As sports minister in 1990, Ikazoboh’s tenure brought the advent of professional football to Nigeria.

Akinloye Oyebanji – 27 July

On the anniversaries of the death of former sports minister, Anthony Ikazoboh and national as well as Rangers’ International striker, Mathias Obianika, another sports icon, Akinloye Oyebanji took a final breath.

Oyebanji, a veteran sports journalist retired as a director at the Nigerian Television Authority (NTA). He died at the National Hospital, Abuja, after a protracted battle with heart failure.


Bukoye Oyebanji and Dr. Steve Olarinoye, a family member and friend of the deceased, disclosed that Oyebanji had been ill and that the family had spent millions of naira without any improvement.

They said some time earlier, he had the misfortune of losing his kidneys, and they were replaced successfully through a transplant in India.

Oyebanji served the NTA for 35 years. He worked in different capacities, including being a sports broadcaster, rising to the position of general manager (sports).

He retired as managing director of NTA Properties at the authority’s headquarters in Abuja.

Tesilimi Balogun – 31 July


July 30 is the anniversary of the legendary “Thunder” Balogun who died in 1972. He was the first ever-Nigerian professional player when he ventured to England in the 1950s.

The early history of the Challenge Cup is almost an historical account of Thunder Balogun’s soccer career. He later became a coach in the Western Region.

In 1952, Balogun became the first player to score a hat-trick in the Challenge Cup final.

The feat is significant, considering the fact that up till the 2012 FA Cup final, only two other players, Frank Uwalaka in 1958 and Felix Adedeji in 1969 – were the only other hat-trick scorer in Nigeria’s premier national competition.

Sam Garba Okoye – 31 July


Sam Garba Okoye, another national team star of 1960s and early 1970s, died on 31 July 1978 in motor accident.

He was one of the teenagers of the Nigerian Academicals that beat Ghana 1-0 in the annual Dowuona-Hammond Cup in 1966.

It was Nigeria’s first away win against Ghana. Later, Garba played for Plateau XI, Mighty Jets and the Green Eagles.

Although he had no Challenge Cup gold medal to show, he was a regular in the six final matches played by Jos teams from mid 1960s to 1974. He usually adorned his forehead with a rolled up handkerchief.


Kunle Solaja is the author of landmark books on sports and journalism as well as being a multiple award-winning journalist and editor of long standing. He is easily Nigeria’s foremost soccer diarist and Africa's most capped FIFA World Cup journalist, having attended all FIFA World Cup finals from Italia ’90 to Qatar 2022. He was honoured at the Qatar 2022 World Cup by FIFA and AIPS.


CAF commiserates with  family of the late Egyptian player, Ahmed Refaat



The Confédération Africaine de Football has conveyed its condolences to the family of Ahmed Refaat, saying that it is saddened by the news of the sudden passing of the Egyptian player.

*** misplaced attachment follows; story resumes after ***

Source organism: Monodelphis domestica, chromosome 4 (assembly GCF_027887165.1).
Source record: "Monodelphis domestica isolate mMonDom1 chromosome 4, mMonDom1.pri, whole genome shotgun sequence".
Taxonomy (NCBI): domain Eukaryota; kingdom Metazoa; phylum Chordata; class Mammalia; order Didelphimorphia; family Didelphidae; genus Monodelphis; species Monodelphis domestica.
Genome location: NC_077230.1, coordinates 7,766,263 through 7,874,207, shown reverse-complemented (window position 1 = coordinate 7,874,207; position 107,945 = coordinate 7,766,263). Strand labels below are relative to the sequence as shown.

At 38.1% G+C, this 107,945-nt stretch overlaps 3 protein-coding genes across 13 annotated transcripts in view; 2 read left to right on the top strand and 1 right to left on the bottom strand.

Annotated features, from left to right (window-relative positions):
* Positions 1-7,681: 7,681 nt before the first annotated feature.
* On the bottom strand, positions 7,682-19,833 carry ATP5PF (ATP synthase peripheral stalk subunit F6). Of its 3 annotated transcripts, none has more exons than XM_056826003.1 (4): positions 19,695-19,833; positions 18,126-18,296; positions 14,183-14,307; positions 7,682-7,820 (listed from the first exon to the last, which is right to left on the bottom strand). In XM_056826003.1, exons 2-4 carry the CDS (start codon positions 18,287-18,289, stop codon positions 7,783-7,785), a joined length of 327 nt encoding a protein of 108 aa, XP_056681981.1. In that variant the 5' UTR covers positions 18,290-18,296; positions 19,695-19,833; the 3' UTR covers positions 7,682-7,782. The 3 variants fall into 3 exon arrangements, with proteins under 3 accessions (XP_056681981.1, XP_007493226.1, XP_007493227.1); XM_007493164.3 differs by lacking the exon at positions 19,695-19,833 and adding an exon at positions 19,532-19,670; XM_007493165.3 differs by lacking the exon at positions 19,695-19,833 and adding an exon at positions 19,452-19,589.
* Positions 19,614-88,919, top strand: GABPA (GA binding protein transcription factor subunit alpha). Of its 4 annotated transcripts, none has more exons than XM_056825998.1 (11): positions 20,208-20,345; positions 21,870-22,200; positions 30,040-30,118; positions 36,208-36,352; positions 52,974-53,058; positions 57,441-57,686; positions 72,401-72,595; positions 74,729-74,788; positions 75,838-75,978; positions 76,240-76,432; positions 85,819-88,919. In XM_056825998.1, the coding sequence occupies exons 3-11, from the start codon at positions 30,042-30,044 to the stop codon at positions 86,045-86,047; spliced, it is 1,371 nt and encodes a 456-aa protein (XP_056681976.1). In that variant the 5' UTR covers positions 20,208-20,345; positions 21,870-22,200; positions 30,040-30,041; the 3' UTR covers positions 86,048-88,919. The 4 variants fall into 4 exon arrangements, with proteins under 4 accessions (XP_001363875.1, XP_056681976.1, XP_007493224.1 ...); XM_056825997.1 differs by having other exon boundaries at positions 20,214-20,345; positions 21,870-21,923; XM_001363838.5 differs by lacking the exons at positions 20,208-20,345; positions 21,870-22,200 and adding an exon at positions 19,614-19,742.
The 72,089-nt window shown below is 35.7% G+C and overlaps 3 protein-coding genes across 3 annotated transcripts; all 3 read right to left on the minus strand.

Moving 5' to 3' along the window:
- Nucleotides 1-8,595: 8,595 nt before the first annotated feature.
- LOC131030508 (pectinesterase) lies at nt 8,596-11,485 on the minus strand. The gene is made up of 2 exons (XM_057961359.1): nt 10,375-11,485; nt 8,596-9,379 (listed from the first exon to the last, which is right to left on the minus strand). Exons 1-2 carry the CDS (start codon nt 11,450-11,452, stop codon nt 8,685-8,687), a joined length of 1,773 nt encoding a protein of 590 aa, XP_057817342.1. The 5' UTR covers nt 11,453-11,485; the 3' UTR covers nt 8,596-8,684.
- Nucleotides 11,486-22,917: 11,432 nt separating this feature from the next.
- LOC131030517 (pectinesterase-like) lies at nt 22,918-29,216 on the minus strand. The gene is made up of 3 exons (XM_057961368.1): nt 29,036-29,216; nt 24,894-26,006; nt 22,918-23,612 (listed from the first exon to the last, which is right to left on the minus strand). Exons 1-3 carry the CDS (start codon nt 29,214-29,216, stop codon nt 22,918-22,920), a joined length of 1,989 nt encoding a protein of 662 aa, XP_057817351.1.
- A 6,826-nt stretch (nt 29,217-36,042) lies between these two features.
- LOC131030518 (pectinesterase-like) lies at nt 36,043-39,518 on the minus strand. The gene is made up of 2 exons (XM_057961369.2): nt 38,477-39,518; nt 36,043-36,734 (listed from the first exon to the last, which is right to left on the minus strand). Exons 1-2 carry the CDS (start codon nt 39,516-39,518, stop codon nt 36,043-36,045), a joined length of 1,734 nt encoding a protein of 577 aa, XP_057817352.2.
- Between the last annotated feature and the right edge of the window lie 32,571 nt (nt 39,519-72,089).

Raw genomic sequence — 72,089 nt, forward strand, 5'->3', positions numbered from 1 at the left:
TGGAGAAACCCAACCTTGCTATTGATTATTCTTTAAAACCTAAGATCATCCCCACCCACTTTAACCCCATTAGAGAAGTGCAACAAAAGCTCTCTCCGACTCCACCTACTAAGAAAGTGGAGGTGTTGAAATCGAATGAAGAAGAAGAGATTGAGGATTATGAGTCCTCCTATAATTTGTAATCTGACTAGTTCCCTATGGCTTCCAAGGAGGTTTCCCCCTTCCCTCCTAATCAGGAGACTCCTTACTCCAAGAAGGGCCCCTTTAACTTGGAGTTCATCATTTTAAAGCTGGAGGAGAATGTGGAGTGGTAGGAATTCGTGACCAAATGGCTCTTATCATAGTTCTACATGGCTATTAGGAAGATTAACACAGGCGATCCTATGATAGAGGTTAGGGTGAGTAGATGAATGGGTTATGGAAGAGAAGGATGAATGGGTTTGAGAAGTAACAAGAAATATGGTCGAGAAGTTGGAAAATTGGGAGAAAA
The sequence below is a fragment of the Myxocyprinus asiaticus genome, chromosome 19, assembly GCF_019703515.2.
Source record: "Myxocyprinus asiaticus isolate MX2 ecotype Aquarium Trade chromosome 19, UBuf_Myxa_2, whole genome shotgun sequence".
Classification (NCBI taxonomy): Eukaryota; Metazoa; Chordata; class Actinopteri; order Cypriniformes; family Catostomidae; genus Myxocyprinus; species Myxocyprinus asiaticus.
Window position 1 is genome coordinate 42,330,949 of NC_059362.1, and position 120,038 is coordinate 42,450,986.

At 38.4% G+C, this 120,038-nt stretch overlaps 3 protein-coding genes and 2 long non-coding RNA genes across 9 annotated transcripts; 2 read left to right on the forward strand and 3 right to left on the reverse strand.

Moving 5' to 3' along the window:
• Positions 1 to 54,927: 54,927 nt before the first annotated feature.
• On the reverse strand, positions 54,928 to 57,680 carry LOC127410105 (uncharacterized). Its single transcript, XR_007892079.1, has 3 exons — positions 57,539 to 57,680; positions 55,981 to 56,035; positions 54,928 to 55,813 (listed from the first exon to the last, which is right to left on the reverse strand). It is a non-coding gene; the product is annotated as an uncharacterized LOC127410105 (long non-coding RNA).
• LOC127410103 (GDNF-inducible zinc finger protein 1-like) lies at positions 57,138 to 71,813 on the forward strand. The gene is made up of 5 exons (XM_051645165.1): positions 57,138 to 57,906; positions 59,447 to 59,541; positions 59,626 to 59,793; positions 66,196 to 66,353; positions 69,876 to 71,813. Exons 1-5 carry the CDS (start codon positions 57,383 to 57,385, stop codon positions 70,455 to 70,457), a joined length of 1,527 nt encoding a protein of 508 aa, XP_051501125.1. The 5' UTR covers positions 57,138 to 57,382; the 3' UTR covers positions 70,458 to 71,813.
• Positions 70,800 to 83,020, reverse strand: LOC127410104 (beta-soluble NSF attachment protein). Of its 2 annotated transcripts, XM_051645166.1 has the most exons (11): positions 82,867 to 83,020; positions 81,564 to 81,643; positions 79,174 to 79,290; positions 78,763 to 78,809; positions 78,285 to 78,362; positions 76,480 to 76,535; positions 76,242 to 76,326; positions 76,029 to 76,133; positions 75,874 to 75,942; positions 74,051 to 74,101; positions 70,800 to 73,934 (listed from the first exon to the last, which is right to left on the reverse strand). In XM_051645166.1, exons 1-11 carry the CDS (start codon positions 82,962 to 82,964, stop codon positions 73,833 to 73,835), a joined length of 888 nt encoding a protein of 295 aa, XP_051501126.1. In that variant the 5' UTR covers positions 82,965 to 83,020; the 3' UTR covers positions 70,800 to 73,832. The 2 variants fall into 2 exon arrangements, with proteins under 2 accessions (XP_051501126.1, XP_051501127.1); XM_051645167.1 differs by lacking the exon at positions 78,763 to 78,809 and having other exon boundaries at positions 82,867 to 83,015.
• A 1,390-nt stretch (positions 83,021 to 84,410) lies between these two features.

Ahmed Refaat, 31,  who played for Morden Future in the Egyptian Premier League, suffered cardiac arrest last March died on Saturday, 6th  July 2024.

CAF President, Dr Patrice Motsepe conveys heartfelt condolences to the family and also to  Egyptian Football Association and the entore Egyptian Football family.

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Egypt international Refaat dies aged 31



Egypt international Ahmed Refaat has died aged 31, his club Modern Sport said on Saturday, following a heart attack during an Egyptian Premier League match in March.

Refaat was placed in an intensive care unit on March 11 after collapsing in the 88th minute of Modern Future’s league match against Al-Ittihad Alexandria.

The striker, who was fitted with a pacemaker, was discharged a month later and continued to receive treatment.

“Modern Future FC announces the death of Ahmed Refaat, first team and Egyptian national team player, as a result of a serious deterioration in his health,” the club said in a statement.

“He was transferred to the hospital to die after an uphill journey of struggle following the health crisis that occurred on March 11 2024.”


Egypt captain and Liverpool forward Mohamed Salah paid tribute to his teammate.

“May God continue to bless his family and all his loved ones,” Salah wrote on X.


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 Nigeria loses former sports minister



A former Minister of Youth and Sports and one-time Military Administrator of Benue State, Air Vice Marshal Adebayo Lawal (retd.), has died at the age of 83.

The Punch reports that the  retired military officer passed away in his sleep in the early hours of Sunday, June 23, 2024, at his home.

The news was confirmed to The Punch by his daughter, Mrs. Yinka Enahoro, and corroborated by the Sergeant At Arms at the National Assembly, Air Commodore Sani Zakari (retd.).

Zakari stated, “AVM Frank Ajobena (retd.) further informed us that AVM Bayo Lawal passed on in his sleep at the early hours of Sunday, Jun 23, 2024.”

Born on September 14, 1941, in Offa, Kwara State, Lawal was a pioneer officer of the Nigerian Air Force, which he joined in 1963.


He received his training as a military pilot in West Germany, graduating in 1964.

Throughout his illustrious career, Lawal held numerous high-ranking positions within the NAF.

These included Commander of NAF Port Harcourt (1969-1970), Commander of Enugu Air Force Base (1970-72), and two stints as Commander of NAF Kano (1972-1973 and 1975-1977). He also served as Air Officer Commanding HQ Tactical Air Command NAF Makurdi from 1977 to 1978.